Harvesting Solar Energy from Outer Space
“Any intelligent civilization on any planet will eventually have to use the energy of its parent star, exclusively.”
The quote above was made by Carl Sagan, one of the most prominent astronomers and science popularizer of the late 20th century. The statement brings a sense of wonder, as it seems to predict that we would eventually abandon all other initial or base sources of energy that we have on this planet.
But even if this vision might still seem very far for our own civilization for now, we do have been active in developing solar energy technology for the last couple of decades. Does this mean that we are on our way to its fulfillment? Not quite. You see, our method of harnessing solar energy today isn’t exactly what’s in the context of this statement. The message implies that solar energy must be harnessed from a point far from the grounded bounds of our planet; it tells us that we should someday be able to harvest solar energy directly from outer space.
Why Gather Sunlight from Space?
Telescopes on Earth not capable of taking images of space as clear as what space telescopes can, primarily because the atmosphere causes light from space to become distorted and bent. The same thing is also true for ground-based solar arrays. Aside from the default reduced extraction efficiency of silicon-based PV cells, the amount of sunlight that it receives is greatly reduced by the atmosphere that envelops the Earth. But, just like in space telescopes, we can circumvent this problem and improve sunlight concentration efficiency by simply placing the solar arrays outside our atmosphere, in space.
There are also other projected benefits of space based solar power, which are enumerated as follows:
- No energy collection disruption (no night or day). Space based solar panels can work 24/7 non-stop.
- No meteorological phenomenon to be concerned of (no storms, typhoons and hurricanes).
- Totally and perfectly non-disruptive to the environment (as they are well outside of it)
- On-demand instant power redirection (if the solar array uses wireless energy transfer technology).
How Do We Distribute the Energy?
The issue of proper power transmission is always one of the most asked problems whenever the topic of space based power generation is discussed. Theoretically, there are two possible methods that we could use to distribute the energy that space based solar panels collect, and these are:
- Via Space Tether/Elevator – The method is very straightforward, simply send a long and thick cable from space down to earth and connect it to the grid. Of course, the material used for the cable must be tough enough to be able to resist the extreme tensional forces that would be caused by the Earth’s rotation. It is still very impractical as of this moment, although there are already a couple of candidate materials that could be theoretically used to fabricate the needed space tether.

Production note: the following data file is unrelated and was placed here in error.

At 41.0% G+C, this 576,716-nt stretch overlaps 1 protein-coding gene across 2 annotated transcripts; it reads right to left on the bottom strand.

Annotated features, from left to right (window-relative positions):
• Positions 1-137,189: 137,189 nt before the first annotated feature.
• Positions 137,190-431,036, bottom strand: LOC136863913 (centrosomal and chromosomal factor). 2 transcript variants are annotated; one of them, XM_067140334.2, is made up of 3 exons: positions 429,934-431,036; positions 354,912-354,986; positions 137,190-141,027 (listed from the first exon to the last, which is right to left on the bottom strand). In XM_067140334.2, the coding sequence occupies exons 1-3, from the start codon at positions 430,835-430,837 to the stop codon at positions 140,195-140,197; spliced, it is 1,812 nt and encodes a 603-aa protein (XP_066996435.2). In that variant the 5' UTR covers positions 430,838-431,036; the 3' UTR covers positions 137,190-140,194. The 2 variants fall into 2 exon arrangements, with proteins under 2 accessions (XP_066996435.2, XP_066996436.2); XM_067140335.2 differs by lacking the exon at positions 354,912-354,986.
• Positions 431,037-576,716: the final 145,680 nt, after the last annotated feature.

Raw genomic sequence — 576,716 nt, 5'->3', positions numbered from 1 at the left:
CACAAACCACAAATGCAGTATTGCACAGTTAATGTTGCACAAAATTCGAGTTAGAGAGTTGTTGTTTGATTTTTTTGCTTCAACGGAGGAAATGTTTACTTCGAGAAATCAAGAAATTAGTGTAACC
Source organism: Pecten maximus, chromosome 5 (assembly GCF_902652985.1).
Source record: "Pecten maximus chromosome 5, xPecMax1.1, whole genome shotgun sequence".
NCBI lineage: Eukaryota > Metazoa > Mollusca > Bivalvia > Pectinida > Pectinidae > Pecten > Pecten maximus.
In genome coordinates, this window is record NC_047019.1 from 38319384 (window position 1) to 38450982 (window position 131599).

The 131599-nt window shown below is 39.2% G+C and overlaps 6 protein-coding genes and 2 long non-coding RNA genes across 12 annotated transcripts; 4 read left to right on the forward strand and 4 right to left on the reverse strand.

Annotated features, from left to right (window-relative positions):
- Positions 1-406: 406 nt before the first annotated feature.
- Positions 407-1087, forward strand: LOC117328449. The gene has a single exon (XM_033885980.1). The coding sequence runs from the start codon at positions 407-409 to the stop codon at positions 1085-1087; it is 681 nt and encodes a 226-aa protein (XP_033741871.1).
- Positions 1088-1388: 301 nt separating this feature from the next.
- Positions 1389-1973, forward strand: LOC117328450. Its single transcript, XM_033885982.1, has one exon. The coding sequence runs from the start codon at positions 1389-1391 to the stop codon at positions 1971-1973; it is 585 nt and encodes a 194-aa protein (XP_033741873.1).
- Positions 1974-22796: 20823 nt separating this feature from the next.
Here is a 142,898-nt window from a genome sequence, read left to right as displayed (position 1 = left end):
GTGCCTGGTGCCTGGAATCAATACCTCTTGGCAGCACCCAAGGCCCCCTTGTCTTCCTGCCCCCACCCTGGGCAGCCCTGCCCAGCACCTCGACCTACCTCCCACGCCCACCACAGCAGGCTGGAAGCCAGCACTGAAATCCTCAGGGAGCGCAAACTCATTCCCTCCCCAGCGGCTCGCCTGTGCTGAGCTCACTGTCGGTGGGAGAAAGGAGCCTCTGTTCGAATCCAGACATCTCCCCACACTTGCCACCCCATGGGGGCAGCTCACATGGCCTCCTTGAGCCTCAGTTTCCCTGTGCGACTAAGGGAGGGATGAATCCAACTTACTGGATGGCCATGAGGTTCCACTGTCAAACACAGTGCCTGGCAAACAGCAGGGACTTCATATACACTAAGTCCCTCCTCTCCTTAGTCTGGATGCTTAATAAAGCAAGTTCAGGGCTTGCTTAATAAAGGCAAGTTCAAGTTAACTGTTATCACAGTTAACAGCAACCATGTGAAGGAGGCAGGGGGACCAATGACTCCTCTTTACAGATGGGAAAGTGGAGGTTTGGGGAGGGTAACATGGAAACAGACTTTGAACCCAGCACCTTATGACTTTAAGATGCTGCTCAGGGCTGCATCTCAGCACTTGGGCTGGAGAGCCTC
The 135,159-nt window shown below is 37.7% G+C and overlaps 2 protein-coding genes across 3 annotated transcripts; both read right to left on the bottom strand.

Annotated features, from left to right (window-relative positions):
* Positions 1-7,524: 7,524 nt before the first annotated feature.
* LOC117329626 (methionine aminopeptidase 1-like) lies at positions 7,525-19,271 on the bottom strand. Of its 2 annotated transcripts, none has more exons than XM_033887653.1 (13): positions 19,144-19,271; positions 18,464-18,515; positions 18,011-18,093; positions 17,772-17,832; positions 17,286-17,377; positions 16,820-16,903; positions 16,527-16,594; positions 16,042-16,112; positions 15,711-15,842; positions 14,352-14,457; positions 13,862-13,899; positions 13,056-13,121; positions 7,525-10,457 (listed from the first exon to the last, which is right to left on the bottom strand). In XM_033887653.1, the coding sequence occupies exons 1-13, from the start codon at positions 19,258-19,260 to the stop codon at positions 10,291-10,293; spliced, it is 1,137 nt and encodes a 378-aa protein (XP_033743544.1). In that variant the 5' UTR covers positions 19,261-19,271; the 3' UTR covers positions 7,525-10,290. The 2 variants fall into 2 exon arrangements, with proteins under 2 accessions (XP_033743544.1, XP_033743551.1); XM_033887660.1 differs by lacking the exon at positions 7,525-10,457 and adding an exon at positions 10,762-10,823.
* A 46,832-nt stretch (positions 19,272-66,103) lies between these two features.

- Via Wireless Energy Transfer – Considered as the best candidate method for properly transferring power generated by a space based solar array. The energy collected by the solar array is transformed in a powerful concentrated microwave, directing it into a collecting dish that would then transform the energy again into electricity. (Note that this is very different from the short range magnetic induction principle used by wireless chargers)
Technology Limitations and Other Implementation Difficulties
Of course, if it were that easy to deploy space based solar arrays then we would have seen it implemented already. There are currently so many technical challenges, as well as the addition of the usual economic hurdles that slows down the development of this concept. The most notable of these limitations is the fact that carrying anything into outer space is still very expensive ($10,000 worth of fuel and hardware per pound of payload). Building the space based solar array would definitely cost a lot, lot more compared to the already expensive ground-based solar array.
In addition, though clearly proven to be possible wireless energy transfer technology using microwaves is still far from being perfect. The receiving dish usually needs to be at least 10 times larger in diameter than the transmitting antenna. Heavy atmospheric phenomenon, such as precipitation build up could also lessen the transmission efficiency.
Despite the extreme challenges however, the dream of directly harnessing the energy or our parent star still lives on, as researchers and scientists continue to find a way to be able to set up space based solar arrays strategically and economically.
Photo credit: Some rights reserved by NASA via Wikimedia Commons
Reasons to JOIN US include:
- It's absolutely FREE!
- Get Green Tips You MUST know about.
- How to's on going green, saving money, and having fun.
- Keep up-to-date on our posts in cased you missed them.